A comparison of all genes and mutations causing natural phenotypic variation in animals, plants, and yeasts revealed that certain pleiotropic genes (svb, ebony, pdm3…) are hotspots of morphological evolution. But how can such genes fine-sculpt detailed features of organisms during evolution? Studying Drosophila santomea bristle patterns, Courtier-Orgogozo and colleagues have found that even though an enhancer may drive expression in multiple body parts, some of its mutations may affect only certain bristles. Their work shows that the existence within the genome of transcription factor binding sites used in a limited set of cells allows the evolution of circumscribed morphological changes.

Marcos González-Gaitán

University of Geneva


Asymmetric signaling endosomes in asymmetric division

Sometimes a cell must divide asymmetrically—producing two daughter cells with different developmental fates. During asymmetric division, fate determinants at the cell cortex segregate unequally into the daughters. Biased dispatch of Sara signaling endosomes in the cytoplasm is also known to mediate asymmetric Notch/Delta signaling during asymmetric division in several systems. How can organelles localized away from the cellular cortex be dispatched unequally during division? Gonzalez-Gaitan and colleagues have unravelled the mechanism, down to its physics, showing that endosome asymmetry is driven by generation of a microtubule asymmetry of the central spindle. Inverting this spindle orientation targets the endosomes to the wrong cell.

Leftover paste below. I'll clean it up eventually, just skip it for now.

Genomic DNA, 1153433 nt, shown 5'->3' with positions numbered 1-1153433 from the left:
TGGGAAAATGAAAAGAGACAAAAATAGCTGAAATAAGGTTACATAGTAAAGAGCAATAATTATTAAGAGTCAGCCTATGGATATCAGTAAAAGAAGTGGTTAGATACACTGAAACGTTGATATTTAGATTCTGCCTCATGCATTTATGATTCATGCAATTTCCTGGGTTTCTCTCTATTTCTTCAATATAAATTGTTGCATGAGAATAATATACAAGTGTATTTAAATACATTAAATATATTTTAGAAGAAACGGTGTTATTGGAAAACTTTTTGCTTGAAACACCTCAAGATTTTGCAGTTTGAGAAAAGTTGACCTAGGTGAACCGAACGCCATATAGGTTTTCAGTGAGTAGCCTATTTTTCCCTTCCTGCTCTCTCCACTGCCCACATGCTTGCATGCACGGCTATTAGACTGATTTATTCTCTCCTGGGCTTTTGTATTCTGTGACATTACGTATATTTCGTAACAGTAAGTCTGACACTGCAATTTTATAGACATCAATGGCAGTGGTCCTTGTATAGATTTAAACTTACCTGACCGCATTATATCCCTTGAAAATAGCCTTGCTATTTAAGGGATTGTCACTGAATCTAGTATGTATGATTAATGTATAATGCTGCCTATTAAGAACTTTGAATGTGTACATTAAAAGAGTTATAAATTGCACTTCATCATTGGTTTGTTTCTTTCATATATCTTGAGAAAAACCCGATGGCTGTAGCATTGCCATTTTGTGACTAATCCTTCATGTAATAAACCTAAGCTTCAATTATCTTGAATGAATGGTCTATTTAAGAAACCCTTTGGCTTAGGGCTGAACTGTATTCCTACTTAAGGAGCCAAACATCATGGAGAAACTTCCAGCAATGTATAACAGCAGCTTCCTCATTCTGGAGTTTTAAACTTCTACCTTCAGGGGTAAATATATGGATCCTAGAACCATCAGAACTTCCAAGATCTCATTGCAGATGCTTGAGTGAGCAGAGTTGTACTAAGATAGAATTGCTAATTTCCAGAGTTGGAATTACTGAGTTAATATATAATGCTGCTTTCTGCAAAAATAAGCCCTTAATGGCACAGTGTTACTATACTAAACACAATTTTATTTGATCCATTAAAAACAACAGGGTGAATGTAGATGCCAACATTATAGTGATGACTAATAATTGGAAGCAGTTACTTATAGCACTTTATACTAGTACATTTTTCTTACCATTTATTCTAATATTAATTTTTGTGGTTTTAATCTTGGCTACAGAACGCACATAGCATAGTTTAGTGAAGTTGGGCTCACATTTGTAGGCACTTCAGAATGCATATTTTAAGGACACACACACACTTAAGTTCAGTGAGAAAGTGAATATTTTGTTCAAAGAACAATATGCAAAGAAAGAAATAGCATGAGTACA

Peter Robin Hiesinger

Free University Berlin


Simple rules in neural circuit assembly